LONDON: A former French officer who signed a letter denouncing the government of Emmanuel Macron earlier this week has warned of the threat of civil war if his message that France is facing “disintegration” as a result of Islamism is ignored.
Jean-Pierre Fabre-Bernadac, 70, told British newspaper The Times that he plans to create a “powerful” organization to combat what he said were ethnic “hordes” and political correctness “ruining” France.
Fabre-Bernadac said he now wanted to “structure” a movement to create a nationwide “camaraderie,” and wanted it to be a “powerful lobby,” adding that if not listened to it would take France “a further step towards civil war, which we don’t want.
“If I tell you that if you’re not careful when you’re driving your car, you could have an accident, it’s not because I want you to have an accident. It’s the opposite,” he said.
Others who signed the letter included retired general Antoine Martinez, founder of “Volontaires pour la France,” a right-wing group committed to defending “traditional French values.”
The controversial letter has led some left-wing commentators to call the action of the military personnel the beginning of an attempted coup, to which Fabre-Bernadac told the Times: “I am 70. Can you really see me staging a coup d’état? And if we were planning one, do you really think we’d announce it first?”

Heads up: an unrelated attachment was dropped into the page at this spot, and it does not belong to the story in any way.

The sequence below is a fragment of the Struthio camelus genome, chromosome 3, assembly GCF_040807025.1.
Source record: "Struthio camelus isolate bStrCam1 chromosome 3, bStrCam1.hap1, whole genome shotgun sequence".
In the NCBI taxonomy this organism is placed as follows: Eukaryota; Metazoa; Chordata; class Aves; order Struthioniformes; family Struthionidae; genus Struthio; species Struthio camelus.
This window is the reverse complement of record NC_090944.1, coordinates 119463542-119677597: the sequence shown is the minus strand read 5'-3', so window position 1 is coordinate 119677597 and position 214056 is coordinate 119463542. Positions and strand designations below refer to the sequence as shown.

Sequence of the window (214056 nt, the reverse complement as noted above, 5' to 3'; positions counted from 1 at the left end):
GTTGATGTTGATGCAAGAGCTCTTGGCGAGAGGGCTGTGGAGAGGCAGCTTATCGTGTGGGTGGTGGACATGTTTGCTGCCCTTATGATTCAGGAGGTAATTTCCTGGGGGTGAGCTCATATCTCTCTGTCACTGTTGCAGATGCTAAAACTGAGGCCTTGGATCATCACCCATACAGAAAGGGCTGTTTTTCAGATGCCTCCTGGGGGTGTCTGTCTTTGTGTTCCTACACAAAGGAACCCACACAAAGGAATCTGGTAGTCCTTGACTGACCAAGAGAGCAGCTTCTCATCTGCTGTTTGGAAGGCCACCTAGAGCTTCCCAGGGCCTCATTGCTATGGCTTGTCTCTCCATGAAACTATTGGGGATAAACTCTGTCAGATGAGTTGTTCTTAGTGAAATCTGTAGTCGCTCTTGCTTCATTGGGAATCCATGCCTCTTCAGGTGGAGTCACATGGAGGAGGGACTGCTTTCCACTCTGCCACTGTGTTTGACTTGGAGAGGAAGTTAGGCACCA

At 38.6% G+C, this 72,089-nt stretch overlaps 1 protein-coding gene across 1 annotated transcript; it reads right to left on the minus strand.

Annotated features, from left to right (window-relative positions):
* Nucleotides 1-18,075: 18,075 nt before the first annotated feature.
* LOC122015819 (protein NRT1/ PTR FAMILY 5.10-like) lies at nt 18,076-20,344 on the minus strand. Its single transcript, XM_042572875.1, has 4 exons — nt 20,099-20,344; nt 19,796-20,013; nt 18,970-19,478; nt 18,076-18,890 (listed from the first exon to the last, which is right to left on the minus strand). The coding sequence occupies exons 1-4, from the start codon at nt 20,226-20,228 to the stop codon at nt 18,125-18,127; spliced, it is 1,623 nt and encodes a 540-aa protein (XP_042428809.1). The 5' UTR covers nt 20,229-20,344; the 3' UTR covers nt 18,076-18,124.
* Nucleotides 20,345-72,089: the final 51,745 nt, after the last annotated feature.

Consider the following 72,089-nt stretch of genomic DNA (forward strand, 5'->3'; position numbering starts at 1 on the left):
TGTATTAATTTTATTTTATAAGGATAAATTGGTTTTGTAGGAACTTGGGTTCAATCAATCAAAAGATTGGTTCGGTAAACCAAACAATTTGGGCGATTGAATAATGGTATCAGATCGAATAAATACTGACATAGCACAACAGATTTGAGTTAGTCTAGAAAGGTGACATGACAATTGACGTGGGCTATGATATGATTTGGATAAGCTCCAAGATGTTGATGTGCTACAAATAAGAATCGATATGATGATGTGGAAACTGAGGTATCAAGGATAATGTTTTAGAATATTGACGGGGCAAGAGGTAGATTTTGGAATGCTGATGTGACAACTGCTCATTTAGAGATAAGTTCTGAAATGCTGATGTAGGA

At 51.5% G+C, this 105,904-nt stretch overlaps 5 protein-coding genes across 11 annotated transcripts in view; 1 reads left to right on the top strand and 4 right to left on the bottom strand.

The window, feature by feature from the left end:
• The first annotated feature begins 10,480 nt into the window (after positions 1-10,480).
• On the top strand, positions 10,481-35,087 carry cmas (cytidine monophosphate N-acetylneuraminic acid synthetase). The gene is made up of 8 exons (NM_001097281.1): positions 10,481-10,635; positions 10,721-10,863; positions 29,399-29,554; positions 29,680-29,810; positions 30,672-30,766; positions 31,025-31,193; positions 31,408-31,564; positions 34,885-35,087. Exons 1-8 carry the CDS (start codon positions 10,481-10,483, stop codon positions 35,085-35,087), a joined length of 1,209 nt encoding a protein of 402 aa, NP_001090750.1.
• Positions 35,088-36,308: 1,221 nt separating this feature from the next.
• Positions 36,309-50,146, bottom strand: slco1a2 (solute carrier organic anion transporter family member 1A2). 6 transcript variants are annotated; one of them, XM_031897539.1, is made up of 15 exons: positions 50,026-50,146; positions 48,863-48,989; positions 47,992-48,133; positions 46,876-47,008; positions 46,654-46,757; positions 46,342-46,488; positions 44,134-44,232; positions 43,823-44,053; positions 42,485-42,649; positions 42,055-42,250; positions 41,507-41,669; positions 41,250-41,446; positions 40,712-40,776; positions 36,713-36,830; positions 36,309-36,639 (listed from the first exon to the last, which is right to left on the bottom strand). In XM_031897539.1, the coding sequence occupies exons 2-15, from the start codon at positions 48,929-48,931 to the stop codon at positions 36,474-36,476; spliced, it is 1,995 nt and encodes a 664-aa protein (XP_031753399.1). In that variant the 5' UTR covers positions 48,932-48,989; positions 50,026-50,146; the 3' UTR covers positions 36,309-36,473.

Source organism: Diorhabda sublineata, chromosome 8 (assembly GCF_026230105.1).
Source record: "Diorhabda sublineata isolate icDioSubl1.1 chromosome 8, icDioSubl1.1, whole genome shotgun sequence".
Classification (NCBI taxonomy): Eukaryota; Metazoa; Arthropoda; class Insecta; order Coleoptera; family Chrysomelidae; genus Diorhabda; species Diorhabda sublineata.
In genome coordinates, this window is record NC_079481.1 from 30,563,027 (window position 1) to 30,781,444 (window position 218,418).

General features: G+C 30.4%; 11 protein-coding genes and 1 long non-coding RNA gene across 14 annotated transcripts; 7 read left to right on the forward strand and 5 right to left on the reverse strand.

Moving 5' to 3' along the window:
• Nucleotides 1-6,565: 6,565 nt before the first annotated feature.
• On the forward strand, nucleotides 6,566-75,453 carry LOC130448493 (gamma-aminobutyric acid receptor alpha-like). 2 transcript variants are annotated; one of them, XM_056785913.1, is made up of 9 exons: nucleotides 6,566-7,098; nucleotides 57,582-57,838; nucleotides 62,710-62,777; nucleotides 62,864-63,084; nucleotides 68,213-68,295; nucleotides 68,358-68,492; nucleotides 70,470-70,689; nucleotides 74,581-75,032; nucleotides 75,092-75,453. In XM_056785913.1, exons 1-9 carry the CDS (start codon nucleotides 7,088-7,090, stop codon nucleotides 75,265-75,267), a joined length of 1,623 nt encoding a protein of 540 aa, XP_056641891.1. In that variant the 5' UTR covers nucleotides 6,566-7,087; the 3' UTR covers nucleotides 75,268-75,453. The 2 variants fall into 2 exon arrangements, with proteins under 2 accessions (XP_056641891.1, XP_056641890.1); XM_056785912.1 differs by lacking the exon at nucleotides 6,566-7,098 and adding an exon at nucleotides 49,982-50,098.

French soldiers who signed the letter, including officers, will face sanctions before a military council, the armed forces chief of staff said earlier this week.
“Each one (will go) before a senior military council, ” General Francois Lecointre told Le Parisian newspaper, and could be “delisted” or “put into immediate retirement.”
The open letter, published by right-wing magazine Valeurs Actuelles last week, predicted that failure to act against “suburban hordes” — or residents of mainly immigrant suburban areas — and other groups who “scorn our country” will lead to “civil war” and deaths “in the thousands.”
It states that France was “disintegrating with the Islamists of the hordes of the banlieue [suburbs] who are detaching large parts of the nation and turning them into territory subject to dogmas contrary to our constitution.”
Prime Minister Jean Castex labelled the rare intervention in politics by military figures “an initiative against all of our republican principles, of honor and the duty of the army.”
The 18, including four officers, were among hundreds of signatories to the open letter.
“I believe that the higher the responsibilities, the stronger the obligation of neutrality and exemplarity,” said Lecointre.
The main instigators of the letter are alleged to have ties to far-right, anti-immigration movements in France.
Fabre-Bernadac ran security in the 1990s for the National Front leader, the Canard Enchaine newspaper reported.
* With AFP